iPad-based e-learning platform TabTor raises $1 million in funding

TabTor, which is an educational technology platform for tablet computers, has raised $1 million in seed round funding...

TabTor, an educational technology platform for tablet computers, has raised $1 million in seed round funding. PrazAs, the company behind the platform, plans to use the raised amount for product development as well as expansion into the consumer space.

What kind of education does TabTor deal with? The platform is an interactive iPad-based programme that offers individualised math-based lessons by using digital worksheets and video tutorials. A big asset that TabTor brings to the table for users is providing access to real life math tutors who look over the user's work and give weekly feedback to parents about the progress being made.


In terms of content, the TabTor system works on the Common Core system that all the schools in the USA adhere to as well the Singapore Math program, which is also a well respected math program.

 iPad-based e-learning platform TabTor raises <img src=

TabTor, an e-learning tablet based platform, raises $1 million in funding (image credit: TabTor)



The funding was sourced from New Jersey-based SoundBoard Angel fund as well as Bangalore-based Aarin Capital Partners. Other investors include Sand Hill Angels, BITS Spark Angels as well as other individual investors.


In the announcement, Raj Valli, founder and CEO of TabTor, said, “This capital provides us with the resources that will drive our expansion and place us solidly in the educational technology market – a market that is just beginning to take off. Greater emphasis will be made on making the platform scalable and accessible to multiple partners and across multiple devices and reaching out to more students globally.”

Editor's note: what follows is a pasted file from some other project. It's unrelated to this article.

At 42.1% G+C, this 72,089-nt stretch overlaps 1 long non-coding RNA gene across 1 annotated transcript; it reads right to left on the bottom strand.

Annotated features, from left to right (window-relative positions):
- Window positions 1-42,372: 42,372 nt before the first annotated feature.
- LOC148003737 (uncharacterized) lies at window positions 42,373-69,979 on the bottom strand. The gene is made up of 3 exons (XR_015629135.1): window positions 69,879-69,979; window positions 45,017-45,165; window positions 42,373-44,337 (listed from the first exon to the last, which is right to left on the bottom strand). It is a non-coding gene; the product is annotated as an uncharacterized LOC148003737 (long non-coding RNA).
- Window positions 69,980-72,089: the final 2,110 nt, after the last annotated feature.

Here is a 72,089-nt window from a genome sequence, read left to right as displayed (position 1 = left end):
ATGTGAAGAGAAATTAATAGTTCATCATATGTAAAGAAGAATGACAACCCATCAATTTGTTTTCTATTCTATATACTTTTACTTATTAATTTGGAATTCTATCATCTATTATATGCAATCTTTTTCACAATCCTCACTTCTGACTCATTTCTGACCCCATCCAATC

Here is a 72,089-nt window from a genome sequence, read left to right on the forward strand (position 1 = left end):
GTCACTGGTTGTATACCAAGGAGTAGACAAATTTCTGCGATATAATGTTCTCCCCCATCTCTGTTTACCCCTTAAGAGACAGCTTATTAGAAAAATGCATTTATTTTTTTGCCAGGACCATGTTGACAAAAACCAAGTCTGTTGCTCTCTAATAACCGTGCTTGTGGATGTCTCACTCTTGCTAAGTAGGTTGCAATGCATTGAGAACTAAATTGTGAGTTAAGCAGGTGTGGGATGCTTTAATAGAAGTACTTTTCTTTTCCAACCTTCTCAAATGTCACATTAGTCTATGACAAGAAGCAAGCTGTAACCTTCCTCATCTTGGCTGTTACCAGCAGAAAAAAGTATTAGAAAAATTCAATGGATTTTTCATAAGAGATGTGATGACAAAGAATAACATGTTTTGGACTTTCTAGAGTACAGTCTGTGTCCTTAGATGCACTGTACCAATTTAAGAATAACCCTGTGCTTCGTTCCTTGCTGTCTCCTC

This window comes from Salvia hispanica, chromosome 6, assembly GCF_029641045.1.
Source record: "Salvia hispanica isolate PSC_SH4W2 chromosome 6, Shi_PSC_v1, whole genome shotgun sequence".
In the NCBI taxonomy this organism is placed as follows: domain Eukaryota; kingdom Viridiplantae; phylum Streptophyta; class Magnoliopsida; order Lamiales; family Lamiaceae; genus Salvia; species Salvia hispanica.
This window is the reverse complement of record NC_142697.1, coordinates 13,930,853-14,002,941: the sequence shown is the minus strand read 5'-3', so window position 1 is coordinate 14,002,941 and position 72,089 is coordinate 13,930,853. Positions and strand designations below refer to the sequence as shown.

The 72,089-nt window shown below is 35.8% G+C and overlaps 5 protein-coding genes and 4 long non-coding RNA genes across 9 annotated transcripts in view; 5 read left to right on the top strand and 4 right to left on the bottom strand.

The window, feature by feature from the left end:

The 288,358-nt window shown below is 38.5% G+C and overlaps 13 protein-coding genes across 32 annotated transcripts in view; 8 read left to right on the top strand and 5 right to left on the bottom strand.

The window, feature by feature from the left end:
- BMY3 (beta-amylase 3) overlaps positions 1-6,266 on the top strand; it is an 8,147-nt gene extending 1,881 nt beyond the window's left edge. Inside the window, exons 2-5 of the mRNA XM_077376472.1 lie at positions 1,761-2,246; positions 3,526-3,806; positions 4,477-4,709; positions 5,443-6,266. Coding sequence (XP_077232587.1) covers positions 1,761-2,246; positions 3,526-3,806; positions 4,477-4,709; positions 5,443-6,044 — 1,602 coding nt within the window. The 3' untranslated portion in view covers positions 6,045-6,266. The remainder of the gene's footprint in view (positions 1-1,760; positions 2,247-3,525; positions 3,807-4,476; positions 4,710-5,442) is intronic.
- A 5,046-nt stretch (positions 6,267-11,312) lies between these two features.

TabTor is a digital offering that brings together the twin aspects of personalised teaching and an engaging learning programme that can extend to a variety of subjects. The platform also supports various combinations of patent-pending "real-paper" technology, which lets students share their work with teachers for review. The platform also supports automatic grading as well as video tutorials and adaptive analytics, based on individual student performance.


TabTor has currently launched its services only for maths, and is steadily increasing its user base from students from private schools in the US and India. The platform can be accessed on a tablet, which lets students work from home on their assignments. While TabTor is available only on iPads for now, the platform will soon be accessible from Windows 8 and Android tablets as well. 


TabTor has not been limiting itself to just providing a set of lessons for its users, though. Earlier in the year, the company announced a partnership with Japanese publishing company Kadokawa Shoten that produces magazines, video games and movies. With this partnership, TabTor hopes to be able to gamify its lessons by combining learning and gaming for students in India and the US. Users can check out TabTor's Facebook page to see what the platfrom has to offer. Alternatively, users can also try out the platform for themselves.

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